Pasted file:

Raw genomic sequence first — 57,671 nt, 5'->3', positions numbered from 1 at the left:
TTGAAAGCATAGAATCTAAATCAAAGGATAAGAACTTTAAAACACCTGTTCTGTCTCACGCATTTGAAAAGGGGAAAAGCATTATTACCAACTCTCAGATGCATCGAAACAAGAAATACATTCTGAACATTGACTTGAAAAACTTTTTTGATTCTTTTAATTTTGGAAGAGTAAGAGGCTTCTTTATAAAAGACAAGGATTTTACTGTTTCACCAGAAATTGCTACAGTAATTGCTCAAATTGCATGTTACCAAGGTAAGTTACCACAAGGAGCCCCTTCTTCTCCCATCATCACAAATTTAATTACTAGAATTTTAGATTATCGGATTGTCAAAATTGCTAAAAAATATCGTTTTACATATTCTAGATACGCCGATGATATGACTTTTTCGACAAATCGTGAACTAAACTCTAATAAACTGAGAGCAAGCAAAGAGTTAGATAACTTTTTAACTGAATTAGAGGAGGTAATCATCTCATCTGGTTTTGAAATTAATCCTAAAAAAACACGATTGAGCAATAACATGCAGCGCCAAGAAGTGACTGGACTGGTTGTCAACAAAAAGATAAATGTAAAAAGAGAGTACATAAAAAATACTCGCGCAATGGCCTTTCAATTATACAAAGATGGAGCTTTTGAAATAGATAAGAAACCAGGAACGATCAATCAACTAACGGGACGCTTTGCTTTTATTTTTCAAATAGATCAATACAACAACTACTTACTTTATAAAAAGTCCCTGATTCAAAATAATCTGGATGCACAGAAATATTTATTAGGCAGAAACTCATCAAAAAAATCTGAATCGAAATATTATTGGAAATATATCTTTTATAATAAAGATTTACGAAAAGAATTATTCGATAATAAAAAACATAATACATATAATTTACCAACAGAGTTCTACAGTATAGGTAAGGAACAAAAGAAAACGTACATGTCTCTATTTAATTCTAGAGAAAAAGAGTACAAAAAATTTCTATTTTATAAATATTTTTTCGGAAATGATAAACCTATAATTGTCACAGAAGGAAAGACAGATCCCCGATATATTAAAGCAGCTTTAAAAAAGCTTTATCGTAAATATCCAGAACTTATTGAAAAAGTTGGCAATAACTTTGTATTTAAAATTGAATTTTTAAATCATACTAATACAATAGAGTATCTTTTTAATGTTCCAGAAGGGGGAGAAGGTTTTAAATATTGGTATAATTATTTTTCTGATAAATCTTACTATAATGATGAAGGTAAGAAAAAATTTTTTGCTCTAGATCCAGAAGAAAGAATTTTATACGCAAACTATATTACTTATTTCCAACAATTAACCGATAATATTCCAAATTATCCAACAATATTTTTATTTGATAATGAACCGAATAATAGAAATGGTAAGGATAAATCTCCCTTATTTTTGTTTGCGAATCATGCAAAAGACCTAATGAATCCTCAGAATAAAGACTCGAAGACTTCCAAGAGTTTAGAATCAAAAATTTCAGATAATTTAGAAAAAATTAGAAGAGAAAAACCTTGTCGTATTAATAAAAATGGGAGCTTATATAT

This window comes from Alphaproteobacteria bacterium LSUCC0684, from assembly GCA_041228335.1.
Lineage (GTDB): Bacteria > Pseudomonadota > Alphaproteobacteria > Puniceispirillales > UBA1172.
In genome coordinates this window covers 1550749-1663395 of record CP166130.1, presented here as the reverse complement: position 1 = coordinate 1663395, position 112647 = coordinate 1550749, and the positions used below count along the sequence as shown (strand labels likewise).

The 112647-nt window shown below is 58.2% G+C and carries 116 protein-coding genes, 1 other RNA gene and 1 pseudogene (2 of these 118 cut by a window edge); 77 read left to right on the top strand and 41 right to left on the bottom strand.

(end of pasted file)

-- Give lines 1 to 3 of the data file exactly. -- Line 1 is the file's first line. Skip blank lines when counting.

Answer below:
Raw genomic sequence first — 57,671 nt, 5'->3', positions numbered from 1 at the left:
TTGAAAGCATAGAATCTAAATCAAAGGATAAGAACTTTAAAACACCTGTTCTGTCTCACGCATTTGAAAAGGGGAAAAGCATTATTACCAACTCTCAGATGCATCGAAACAAGAAATACATTCTGAACATTGACTTGAAAAACTTTTTTGATTCTTTTAATTTTGGAAGAGTAAGAGGCTTCTTTATAAAAGACAAGGATTTTACTGTTTCACCAGAAATTGCTACAGTAATTGCTCAAATTGCATGTTACCAAGGTAAGTTACCACAAGGAGCCCCTTCTTCTCCCATCATCACAAATTTAATTACTAGAATTTTAGATTATCGGATTGTCAAAATTGCTAAAAAATATCGTTTTACATATTCTAGATACGCCGATGATATGACTTTTTCGACAAATCGTGAACTAAACTCTAATAAACTGAGAGCAAGCAAAGAGTTAGATAACTTTTTAACTGAATTAGAGGAGGTAATCATCTCATCTGGTTTTGAAATTAATCCTAAAAAAACACGATTGAGCAATAACATGCAGCGCCAAGAAGTGACTGGACTGGTTGTCAACAAAAAGATAAATGTAAAAAGAGAGTACATAAAAAATACTCGCGCAATGGCCTTTCAATTATACAAAGATGGAGCTTTTGAAATAGATAAGAAACCAGGAACGATCAATCAACTAACGGGACGCTTTGCTTTTATTTTTCAAATAGATCAATACAACAACTACTTACTTTATAAAAAGTCCCTGATTCAAAATAATCTGGATGCACAGAAATATTTATTAGGCAGAAACTCATCAAAAAAATCTGAATCGAAATATTATTGGAAATATATCTTTTATAATAAAGATTTACGAAAAGAATTATTCGATAATAAAAAACATAATACATATAATTTACCAACAGAGTTCTACAGTATAGGTAAGGAACAAAAGAAAACGTACATGTCTCTATTTAATTCTAGAGAAAAAGAGTACAAAAAATTTCTATTTTATAAATATTTTTTCGGAAATGATAAACCTATAATTGTCACAGAAGGAAAGACAGATCCCCGATATATTAAAGCAGCTTTAAAAAAGCTTTATCGTAAATATCCAGAACTTATTGAAAAAGTTGGCAATAACTTTGTATTTAAAATTGAATTTTTAAATCATACTAATACAATAGAGTATCTTTTTAATGTTCCAGAAGGGGGAGAAGGTTTTAAATATTGGTATAATTATTTTTCTGATAAATCTTACTATAATGATGAAGGTAAGAAAAAATTTTTTGCTCTAGATCCAGAAGAAAGAATTTTATACGCAAACTATATTACTTATTTCCAACAATTAACCGATAATATTCCAAATTATCCAACAATATTTTTATTTGATAATGAACCGAATAATAGAAATGGTAAGGATAAATCTCCCTTATTTTTGTTTGCGAATCATGCAAAAGACCTAATGAATCCTCAGAATAAAGACTCGAAGACTTCCAAGAGTTTAGAATCAAAAATTTCAGATAATTTAGAAAAAATTAGAAGAGAAAAACCTTGTCGTATTAATAAAAATGGGAGCTTATATAT

This window comes from Alphaproteobacteria bacterium LSUCC0684, from assembly GCA_041228335.1.